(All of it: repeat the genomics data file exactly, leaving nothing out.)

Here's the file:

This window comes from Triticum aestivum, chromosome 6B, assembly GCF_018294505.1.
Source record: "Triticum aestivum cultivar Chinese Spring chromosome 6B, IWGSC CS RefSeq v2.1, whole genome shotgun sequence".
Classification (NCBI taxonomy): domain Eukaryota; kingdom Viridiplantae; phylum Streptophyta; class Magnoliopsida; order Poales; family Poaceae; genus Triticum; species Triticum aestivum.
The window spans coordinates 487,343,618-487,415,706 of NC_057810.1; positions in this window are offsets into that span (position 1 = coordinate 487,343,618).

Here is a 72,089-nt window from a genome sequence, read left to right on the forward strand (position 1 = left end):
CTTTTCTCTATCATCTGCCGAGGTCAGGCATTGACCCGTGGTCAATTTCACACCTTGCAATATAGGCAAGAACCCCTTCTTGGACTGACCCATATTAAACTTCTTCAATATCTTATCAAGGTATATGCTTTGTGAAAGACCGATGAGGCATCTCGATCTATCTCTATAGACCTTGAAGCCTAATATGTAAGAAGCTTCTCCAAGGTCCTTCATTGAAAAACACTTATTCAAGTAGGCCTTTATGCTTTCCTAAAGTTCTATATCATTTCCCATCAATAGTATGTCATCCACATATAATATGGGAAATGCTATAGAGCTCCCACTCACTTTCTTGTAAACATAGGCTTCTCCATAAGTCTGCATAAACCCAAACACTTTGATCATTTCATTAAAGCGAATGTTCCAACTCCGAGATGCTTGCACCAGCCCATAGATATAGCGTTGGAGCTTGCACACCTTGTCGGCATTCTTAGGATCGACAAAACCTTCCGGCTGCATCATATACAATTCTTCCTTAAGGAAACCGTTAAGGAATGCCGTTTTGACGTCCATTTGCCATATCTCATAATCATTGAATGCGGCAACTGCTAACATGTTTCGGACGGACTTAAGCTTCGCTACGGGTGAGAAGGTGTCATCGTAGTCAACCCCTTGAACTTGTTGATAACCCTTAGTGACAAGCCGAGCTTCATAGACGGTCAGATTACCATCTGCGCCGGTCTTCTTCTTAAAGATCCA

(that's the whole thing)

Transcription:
This window comes from Triticum aestivum, chromosome 6B, assembly GCF_018294505.1.
Source record: "Triticum aestivum cultivar Chinese Spring chromosome 6B, IWGSC CS RefSeq v2.1, whole genome shotgun sequence".
Classification (NCBI taxonomy): domain Eukaryota; kingdom Viridiplantae; phylum Streptophyta; class Magnoliopsida; order Poales; family Poaceae; genus Triticum; species Triticum aestivum.
The window spans coordinates 487,343,618-487,415,706 of NC_057810.1; positions in this window are offsets into that span (position 1 = coordinate 487,343,618).

Here is a 72,089-nt window from a genome sequence, read left to right on the forward strand (position 1 = left end):
CTTTTCTCTATCATCTGCCGAGGTCAGGCATTGACCCGTGGTCAATTTCACACCTTGCAATATAGGCAAGAACCCCTTCTTGGACTGACCCATATTAAACTTCTTCAATATCTTATCAAGGTATATGCTTTGTGAAAGACCGATGAGGCATCTCGATCTATCTCTATAGACCTTGAAGCCTAATATGTAAGAAGCTTCTCCAAGGTCCTTCATTGAAAAACACTTATTCAAGTAGGCCTTTATGCTTTCCTAAAGTTCTATATCATTTCCCATCAATAGTATGTCATCCACATATAATATGGGAAATGCTATAGAGCTCCCACTCACTTTCTTGTAAACATAGGCTTCTCCATAAGTCTGCATAAACCCAAACACTTTGATCATTTCATTAAAGCGAATGTTCCAACTCCGAGATGCTTGCACCAGCCCATAGATATAGCGTTGGAGCTTGCACACCTTGTCGGCATTCTTAGGATCGACAAAACCTTCCGGCTGCATCATATACAATTCTTCCTTAAGGAAACCGTTAAGGAATGCCGTTTTGACGTCCATTTGCCATATCTCATAATCATTGAATGCGGCAACTGCTAACATGTTTCGGACGGACTTAAGCTTCGCTACGGGTGAGAAGGTGTCATCGTAGTCAACCCCTTGAACTTGTTGATAACCCTTAGTGACAAGCCGAGCTTCATAGACGGTCAGATTACCATCTGCGCCGGTCTTCTTCTTAAAGATCCA